Insurance adjuster Paula Savard investigates a building fire that caused the death of a hoarder. A reckless event at the Calgary Stampede parade fuels Paula’s suspicion that the fire was deliberately set by one of the hoarder’s relatives who wanted to hasten an inheritance. The case turns personal when Paula’s daughter becomes involved with a suspect. To ensure her daughter’s safety, Paula must dig through the hoarder’s messy life. She unearths betrayal, family secrets and murder.

About Susan 

Susan Calder is a Calgary writer, who grew up in Montreal. She is the author of Deadly Fall and Ten Days in Summer, books 1 & 2 of her murder mystery series set in Calgary, Alberta, Canada. 
Author Susan Calder
Susan’s short stories have won contests and been published in numerous magazines and anthologies. She teaches writing courses at the Alexandra Writers Centre Society and serves on the board of Calgary’s When Words Collide Festival for Readers and Writers. In her non-writing time, Susan loves travelling, biking and hiking in the beautiful Rocky Mountains near Calgary.

For more information on Susan and her writing click here to visit Susan's blog

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Dangerous Sanctuary is on the Kindle Countdown special this week! 
Grab your copy at a reduced price!

Please return next Friday for the next edition of the Readers Circle. Children's author Heather Greenis will be joining the circle.

Thank you for stopping in today.

Please follow this blog by email so you won't miss the next guest authors and giveaways  in the Readers Circle series and more news and information from J.Q. Rose! 
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Wednesday, June 14, 2017

June is Brain and Alzheimer's Awareness Month: Can you envision a world without Alzheimer's?

Can you envision our world without Alzheimer's in it? The Alzheimer's Association can. They are researching and supporting families and caregivers, not in the hope of stamping out Alzheimer's but in their belief it can be eradicated so no one will ever have to deal with the devastation of this disease.

June is Alzheimer's and Brain Awareness month. Alzheimer's is a type of dementia that causes problems with memory, thinking and behavior. 

I bet Alzheimer's has invaded your life because you know someone whom you care about has disappeared into the darkness of this disease. We have not experienced it in our family, but I have friends who have.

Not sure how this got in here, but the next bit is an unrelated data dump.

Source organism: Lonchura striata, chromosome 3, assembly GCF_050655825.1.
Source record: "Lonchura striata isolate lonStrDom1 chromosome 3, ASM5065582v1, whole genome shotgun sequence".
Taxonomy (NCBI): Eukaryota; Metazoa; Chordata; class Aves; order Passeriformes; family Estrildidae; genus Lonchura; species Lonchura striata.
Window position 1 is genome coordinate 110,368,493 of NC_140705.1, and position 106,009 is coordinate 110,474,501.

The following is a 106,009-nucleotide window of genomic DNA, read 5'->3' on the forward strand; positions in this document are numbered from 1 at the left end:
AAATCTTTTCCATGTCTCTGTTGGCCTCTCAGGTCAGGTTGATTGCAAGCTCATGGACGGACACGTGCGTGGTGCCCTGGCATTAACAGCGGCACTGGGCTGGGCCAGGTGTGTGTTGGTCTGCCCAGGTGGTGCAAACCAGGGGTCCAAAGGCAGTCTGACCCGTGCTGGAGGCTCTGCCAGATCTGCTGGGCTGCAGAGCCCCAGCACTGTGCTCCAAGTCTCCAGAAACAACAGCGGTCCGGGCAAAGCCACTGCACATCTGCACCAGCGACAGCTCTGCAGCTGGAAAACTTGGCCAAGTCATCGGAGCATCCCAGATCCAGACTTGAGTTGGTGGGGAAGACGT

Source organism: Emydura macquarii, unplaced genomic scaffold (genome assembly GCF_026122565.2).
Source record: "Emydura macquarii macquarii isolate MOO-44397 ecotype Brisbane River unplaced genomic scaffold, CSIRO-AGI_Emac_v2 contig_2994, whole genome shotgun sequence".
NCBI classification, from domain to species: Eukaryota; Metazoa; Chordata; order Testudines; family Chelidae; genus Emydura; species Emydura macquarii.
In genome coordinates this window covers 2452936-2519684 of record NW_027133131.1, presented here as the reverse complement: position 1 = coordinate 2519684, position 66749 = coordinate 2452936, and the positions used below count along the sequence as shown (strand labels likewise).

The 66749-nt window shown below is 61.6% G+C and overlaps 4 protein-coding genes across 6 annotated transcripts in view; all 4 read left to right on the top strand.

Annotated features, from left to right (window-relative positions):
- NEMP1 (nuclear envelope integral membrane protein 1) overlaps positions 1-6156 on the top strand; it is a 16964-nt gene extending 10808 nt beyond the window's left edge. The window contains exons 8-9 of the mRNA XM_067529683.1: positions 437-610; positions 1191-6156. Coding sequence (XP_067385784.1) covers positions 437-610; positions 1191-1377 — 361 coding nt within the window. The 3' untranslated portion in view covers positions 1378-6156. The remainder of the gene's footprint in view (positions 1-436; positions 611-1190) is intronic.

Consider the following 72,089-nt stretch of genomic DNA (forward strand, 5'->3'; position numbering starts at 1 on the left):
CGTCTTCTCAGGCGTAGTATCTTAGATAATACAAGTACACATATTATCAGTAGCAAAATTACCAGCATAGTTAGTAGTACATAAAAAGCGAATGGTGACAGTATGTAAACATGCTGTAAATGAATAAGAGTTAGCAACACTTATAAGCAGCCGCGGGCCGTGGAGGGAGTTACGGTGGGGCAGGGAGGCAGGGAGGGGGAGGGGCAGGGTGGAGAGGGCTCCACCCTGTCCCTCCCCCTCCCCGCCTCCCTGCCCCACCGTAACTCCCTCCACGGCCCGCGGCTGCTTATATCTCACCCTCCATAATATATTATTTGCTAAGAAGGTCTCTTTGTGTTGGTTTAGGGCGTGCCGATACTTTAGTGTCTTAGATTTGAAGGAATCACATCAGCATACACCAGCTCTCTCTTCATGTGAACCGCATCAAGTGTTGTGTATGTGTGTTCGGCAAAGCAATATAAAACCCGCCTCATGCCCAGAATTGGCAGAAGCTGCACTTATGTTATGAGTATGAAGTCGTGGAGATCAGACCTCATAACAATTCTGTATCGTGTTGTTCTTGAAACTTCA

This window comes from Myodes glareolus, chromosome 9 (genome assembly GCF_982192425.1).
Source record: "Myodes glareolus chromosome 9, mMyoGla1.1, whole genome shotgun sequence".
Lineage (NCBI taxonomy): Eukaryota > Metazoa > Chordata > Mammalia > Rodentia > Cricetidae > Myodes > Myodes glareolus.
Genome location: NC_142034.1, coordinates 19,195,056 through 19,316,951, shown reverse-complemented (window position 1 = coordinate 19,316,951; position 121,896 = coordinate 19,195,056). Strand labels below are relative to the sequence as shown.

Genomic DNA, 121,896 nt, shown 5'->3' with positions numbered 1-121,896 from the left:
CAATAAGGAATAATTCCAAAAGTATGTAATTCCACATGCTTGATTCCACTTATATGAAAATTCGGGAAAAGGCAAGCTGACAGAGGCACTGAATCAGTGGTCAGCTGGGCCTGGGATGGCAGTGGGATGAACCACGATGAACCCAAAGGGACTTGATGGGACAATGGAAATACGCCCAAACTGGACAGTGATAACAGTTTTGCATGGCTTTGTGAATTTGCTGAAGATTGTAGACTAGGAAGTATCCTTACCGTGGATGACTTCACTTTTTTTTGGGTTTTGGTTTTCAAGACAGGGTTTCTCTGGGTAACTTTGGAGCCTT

When my friend and mentor, Bernie, discovered she had it, she told me one afternoon after inviting me for dessert and coffee. I will never forget the sadness in her eyes as we talked about the diagnosis. 

Knowing this awful disease is lurking in your future shadows you every day, waiting for the next degree of losing a piece of yourself.

I dedicated my book, Deadly Undertaking to Bernie, and I included a character suffering with Alzheimer's in the story. This was my way of trying to bring awareness to readers about this debilitating disease.

Today, I am using facts from the Alzheimer's Association site to help spread the word and marshal an army to fight against Alzheimer's.  If we don't take steps to fight and win the battle against AD, the result will be a world-wide epidemic by 2050.
  • The number of Americans living with Alzheimer's disease is growing — and growing fast. An estimated 5.5 million Americans of all ages have Alzheimer's disease. Currently, there are 44 million people suffering from dementia globally. That number is up 22% over the past three years when there were 35.6 million people suffering from the disease.
  • Alzheimer's disease is the sixth-leading cause of death in the United States. It is the fifth-leading cause of death among those age 65 and older and a leading cause of disability and poor health. 
  • As the population of the United States ages, Alzheimer's is becoming a more common cause of death. It is the only top 10 cause of death that cannot be prevented, cured or even slowed.
  • Although deaths from other major causes have decreased significantly, official records indicate that deaths from Alzheimer's disease have increased significantly. Between 2000 and 2014, deaths from Alzheimer's disease as recorded on death certificates increased 89 percent, while deaths from the number one cause of death (heart disease) decreased 14 percent.
  • It kills more than breast cancer and prostate cancer combined.
  • The costs of health care and long-term care for individuals with Alzheimer's or other dementias are substantial. Dementia is one of the costliest conditions to society.

  1. Join a clinical trial
  2. Get genetic testing
  3. Email, call, and tweet your Congressmen
  4. Get educated about Alzheimer’s & Dementia
  5. Speak up if you see symptoms
  6. Sign the Alzheimer’s petition
  7. Volunteer or donate to an Alzheimer’s research or awareness organization
To learn more about AD, visit the following articles I used for this information.
Alzheimer's Association

Click here to read the article I wrote about Bernie, My Hero on this blog.